Crime

Indiana man, 68, sentenced to 22 years in NC-based Ponzi scheme

Thomas Kimmel, right, leaves the federal courthouse in Raleigh with his brother-in-law, Donald Henderson, minutes after a judge sentenced Kimmel, 68, to 22 years in prison on charges that he raised funds for a Ponzi scheme.
Thomas Kimmel, right, leaves the federal courthouse in Raleigh with his brother-in-law, Donald Henderson, minutes after a judge sentenced Kimmel, 68, to 22 years in prison on charges that he raised funds for a Ponzi scheme. akenney@newsobserver.com

Even after the millions were gone and Thomas Kimmel wept from sunken eyes before a federal judge, he still had the faith of a few of those listed in court documents as his victims.

A weeklong trial in June had made a few things clear: Kimmel, 68, sold unsuspecting churchgoers on bunk investments through a Washington, N.C., company. He collected $1.9 million in commissions, and 300-plus people lost at least $16 million, according to court records.

But the question on Thursday, in the hours before Judge James Dever III chose a punishment, leaned closer to morality than statistics.

For six hours, the court considered whether this Indiana man, with his modest suit and his single gold ring, was a “wolf in sheep’s clothing” or a servant whose good works went wrong.

Kimmel presented himself for some 20 years as a financial adviser in the name of Jesus Christ.

A salesman by profession, a combat veteran of Vietnam and a 1975 Baptist convert, he found this second career late in life, according to his attorney.

His home base was First Baptist Church in Hammond, Ind., one of the largest houses of worship in the country. During the last 20 years he branched out across the country, hosting conferences about “God’s Plan for His Money.”

He built a reputation on kindness. Pleading for a lower sentence on Thursday, defense attorney Woody Vann read accounts of how Kimmel filled charity bins with new presents or bought groceries for struggling families, and even gave 30 percent of his commission from the scheme to charity.

A succession of people at the stand railed against Kimmel, too, with stories of emptied retirement accounts and college funds.

To people like Debbie Baldwin, 44, Kimmel seemed at first a saving grace. Baldwin’s husband had died in an Air Force helicopter crash in 2002, and she wanted to turn his benefits into a solid base for her young sons. Kimmel seemed to know where to put the money.

“The pastor that I loved trusted him,” she said. “He traveled the nation – people looked up to him.”

Soon after they met, Kimmel drew her toward Sure Line Acceptance Corp. He had joined the company in 2006, according to court documents and Kimmel’s lawyer.

Others plead guilty

The idea of the business – which was initially legitimate, according to prosecutors – was to finance used-car loans. With the recession beginning, Kimmel said the company would get high interest rates from people who had no other option, according to his brother-in-law, Donald Henderson of Georgia.

For some, the company offered returns of 1 percent per month. And if they had doubts, Kimmel often had the endorsement of local religious leaders, who in some cases got a 1 percent commission on their flock.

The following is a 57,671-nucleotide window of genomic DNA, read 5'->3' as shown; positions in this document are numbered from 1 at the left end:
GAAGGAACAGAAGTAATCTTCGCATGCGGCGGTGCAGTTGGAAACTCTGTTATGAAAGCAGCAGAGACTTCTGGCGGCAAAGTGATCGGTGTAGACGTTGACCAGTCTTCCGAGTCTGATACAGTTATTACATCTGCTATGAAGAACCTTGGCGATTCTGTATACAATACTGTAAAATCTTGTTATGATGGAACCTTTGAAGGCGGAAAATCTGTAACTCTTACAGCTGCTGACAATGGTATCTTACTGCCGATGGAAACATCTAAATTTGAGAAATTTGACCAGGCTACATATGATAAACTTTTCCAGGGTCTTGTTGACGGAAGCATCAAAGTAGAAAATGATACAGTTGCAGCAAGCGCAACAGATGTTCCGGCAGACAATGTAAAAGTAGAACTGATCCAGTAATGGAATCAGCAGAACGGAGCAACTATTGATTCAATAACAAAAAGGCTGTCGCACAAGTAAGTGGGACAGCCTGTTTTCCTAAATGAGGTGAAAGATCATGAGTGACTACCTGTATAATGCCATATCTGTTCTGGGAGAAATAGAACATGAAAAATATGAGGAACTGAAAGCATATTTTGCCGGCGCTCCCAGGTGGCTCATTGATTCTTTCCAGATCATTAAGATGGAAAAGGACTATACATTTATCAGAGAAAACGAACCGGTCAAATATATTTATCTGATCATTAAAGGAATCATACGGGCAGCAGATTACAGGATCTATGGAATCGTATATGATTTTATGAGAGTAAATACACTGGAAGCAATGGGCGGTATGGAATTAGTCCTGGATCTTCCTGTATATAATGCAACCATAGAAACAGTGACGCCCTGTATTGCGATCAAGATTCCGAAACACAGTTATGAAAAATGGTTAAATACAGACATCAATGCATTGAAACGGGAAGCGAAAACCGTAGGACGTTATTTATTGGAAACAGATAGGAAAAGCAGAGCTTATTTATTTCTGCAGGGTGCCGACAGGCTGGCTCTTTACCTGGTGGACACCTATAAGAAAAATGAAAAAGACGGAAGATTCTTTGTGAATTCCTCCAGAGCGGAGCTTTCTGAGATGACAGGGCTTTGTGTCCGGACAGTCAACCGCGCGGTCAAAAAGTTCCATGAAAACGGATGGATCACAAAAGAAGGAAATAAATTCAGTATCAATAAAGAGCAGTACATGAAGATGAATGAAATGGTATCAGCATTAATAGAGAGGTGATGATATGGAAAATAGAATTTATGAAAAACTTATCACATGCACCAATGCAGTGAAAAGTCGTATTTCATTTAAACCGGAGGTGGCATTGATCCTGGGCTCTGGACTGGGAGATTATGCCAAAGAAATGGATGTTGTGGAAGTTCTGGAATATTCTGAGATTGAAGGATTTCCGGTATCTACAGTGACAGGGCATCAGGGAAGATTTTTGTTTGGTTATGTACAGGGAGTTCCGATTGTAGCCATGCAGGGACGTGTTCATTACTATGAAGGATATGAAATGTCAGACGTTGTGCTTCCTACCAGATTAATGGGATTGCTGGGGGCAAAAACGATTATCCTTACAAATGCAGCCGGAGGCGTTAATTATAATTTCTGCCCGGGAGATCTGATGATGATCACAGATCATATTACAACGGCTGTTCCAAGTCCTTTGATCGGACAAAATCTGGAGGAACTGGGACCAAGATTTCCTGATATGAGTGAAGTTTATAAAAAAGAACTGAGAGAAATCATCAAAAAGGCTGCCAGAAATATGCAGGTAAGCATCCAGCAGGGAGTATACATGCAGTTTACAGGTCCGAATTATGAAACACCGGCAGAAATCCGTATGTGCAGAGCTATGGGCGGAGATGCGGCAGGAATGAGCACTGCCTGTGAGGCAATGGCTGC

Prosecutors said Sure Line and Kimmel falsely promised that every investment was free of risk and backed by collateral, when in fact new investments were being used primarily to pay the company’s officers and previous investors, according to court filings.

Three other officers in the company – James Willis Kirk Jr., Glen E. Smith Jr. and Carol April Graff – pleaded guilty earlier this year, receiving sentences up to five years.

Kimmel instead went to trial. His lawyers at sentencing argued that he had only been lax in his oversight rather than malicious, as he raised millions from 2006 to 2011.

He apologized in tears to the victims lined in the first row, telling Baldwin “how much we love you and your family,” and he insisted, again, “that I did not steal your money.”

“I realize that I was the face of Sure Line, and there would be no victims ... were it not for me,” Kimmel said.

Kimmel told prospective investors, according to an indictment, that the deal was risk free, that the FBI had deemed the fund legitimate, and that all of his family’s money was in the company.

“He was cold-hearted,” Baldwin said. “He was calculated.”

In fact, Kimmel and his wife did lose $50,000 on the deal, according to his attorney.

But federal prosecutor David Bragdon argued that “for the defendant, this, his role in this, was a fraud from day one.”

He argued that Kimmel had sold victims on the deal even as the scheme’s finances plummeted, and he condemned a “crime that used God’s name.”

Attorney asks for leniency

Dever said he had taken account of Kimmel’s clean record and years of good deeds but also the need for punishment.

Some of the victims wanted to see Kimmel imprisoned for life. Some left it to the law or divine decision.

Kimmel’s attorney asked the sentence be reduced from the recommended minimum of 30 years down to five years. Kimmel said that the judge’s decision would be God’s doing.

Before a silent courtroom, Dever announced a sentence of 22 years and ordered Kimmel to pay more than $16.5 million in restitution.

Kimmel will be allowed to stay for a month in Indiana, where his wife is suffering from cancer, until he enters the federal prison system in North Carolina.

Kimmel still has much of his family’s faith, even as relatives struggle with losses.

“I cannot, do not, and will not believe Tom would have allowed me and my family to suffer,” said Henderson, the brother-in-law who invested $750,000. He’s starting from zero, he said – and that’s OK.

“I was never dependent on money to begin with,” he said. “I’m dependent on my God.”

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